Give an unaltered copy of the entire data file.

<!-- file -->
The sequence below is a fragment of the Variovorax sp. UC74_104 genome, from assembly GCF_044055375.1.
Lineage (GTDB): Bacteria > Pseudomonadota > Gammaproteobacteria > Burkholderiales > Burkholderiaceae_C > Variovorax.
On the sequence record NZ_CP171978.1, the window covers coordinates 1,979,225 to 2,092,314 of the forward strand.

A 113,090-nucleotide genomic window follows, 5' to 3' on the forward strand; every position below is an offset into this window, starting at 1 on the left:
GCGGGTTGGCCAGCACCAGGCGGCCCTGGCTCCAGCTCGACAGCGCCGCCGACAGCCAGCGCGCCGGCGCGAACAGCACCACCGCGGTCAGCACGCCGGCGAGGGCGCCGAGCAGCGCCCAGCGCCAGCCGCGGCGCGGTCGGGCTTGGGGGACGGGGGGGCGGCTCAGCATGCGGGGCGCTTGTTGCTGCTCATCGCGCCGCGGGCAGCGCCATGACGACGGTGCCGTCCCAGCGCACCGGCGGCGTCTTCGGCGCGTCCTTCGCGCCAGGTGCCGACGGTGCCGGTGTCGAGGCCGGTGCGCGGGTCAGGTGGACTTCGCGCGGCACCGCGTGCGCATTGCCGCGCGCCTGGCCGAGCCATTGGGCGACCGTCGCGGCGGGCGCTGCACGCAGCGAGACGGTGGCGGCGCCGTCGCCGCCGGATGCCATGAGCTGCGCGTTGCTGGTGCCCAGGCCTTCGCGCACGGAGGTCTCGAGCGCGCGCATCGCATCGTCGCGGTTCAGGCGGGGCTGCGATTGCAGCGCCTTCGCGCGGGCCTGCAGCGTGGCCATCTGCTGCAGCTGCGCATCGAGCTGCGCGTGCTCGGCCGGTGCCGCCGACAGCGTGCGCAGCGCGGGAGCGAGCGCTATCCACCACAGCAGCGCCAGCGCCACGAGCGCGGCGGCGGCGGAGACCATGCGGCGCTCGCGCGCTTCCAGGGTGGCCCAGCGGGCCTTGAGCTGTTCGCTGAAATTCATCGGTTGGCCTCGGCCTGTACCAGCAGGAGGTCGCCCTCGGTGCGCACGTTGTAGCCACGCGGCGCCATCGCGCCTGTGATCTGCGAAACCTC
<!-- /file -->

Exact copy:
The sequence below is a fragment of the Variovorax sp. UC74_104 genome, from assembly GCF_044055375.1.
Lineage (GTDB): Bacteria > Pseudomonadota > Gammaproteobacteria > Burkholderiales > Burkholderiaceae_C > Variovorax.
On the sequence record NZ_CP171978.1, the window covers coordinates 1,979,225 to 2,092,314 of the forward strand.

A 113,090-nucleotide genomic window follows, 5' to 3' on the forward strand; every position below is an offset into this window, starting at 1 on the left:
GCGGGTTGGCCAGCACCAGGCGGCCCTGGCTCCAGCTCGACAGCGCCGCCGACAGCCAGCGCGCCGGCGCGAACAGCACCACCGCGGTCAGCACGCCGGCGAGGGCGCCGAGCAGCGCCCAGCGCCAGCCGCGGCGCGGTCGGGCTTGGGGGACGGGGGGGCGGCTCAGCATGCGGGGCGCTTGTTGCTGCTCATCGCGCCGCGGGCAGCGCCATGACGACGGTGCCGTCCCAGCGCACCGGCGGCGTCTTCGGCGCGTCCTTCGCGCCAGGTGCCGACGGTGCCGGTGTCGAGGCCGGTGCGCGGGTCAGGTGGACTTCGCGCGGCACCGCGTGCGCATTGCCGCGCGCCTGGCCGAGCCATTGGGCGACCGTCGCGGCGGGCGCTGCACGCAGCGAGACGGTGGCGGCGCCGTCGCCGCCGGATGCCATGAGCTGCGCGTTGCTGGTGCCCAGGCCTTCGCGCACGGAGGTCTCGAGCGCGCGCATCGCATCGTCGCGGTTCAGGCGGGGCTGCGATTGCAGCGCCTTCGCGCGGGCCTGCAGCGTGGCCATCTGCTGCAGCTGCGCATCGAGCTGCGCGTGCTCGGCCGGTGCCGCCGACAGCGTGCGCAGCGCGGGAGCGAGCGCTATCCACCACAGCAGCGCCAGCGCCACGAGCGCGGCGGCGGCGGAGACCATGCGGCGCTCGCGCGCTTCCAGGGTGGCCCAGCGGGCCTTGAGCTGTTCGCTGAAATTCATCGGTTGGCCTCGGCCTGTACCAGCAGGAGGTCGCCCTCGGTGCGCACGTTGTAGCCACGCGGCGCCATCGCGCCTGTGATCTGCGAAACCTC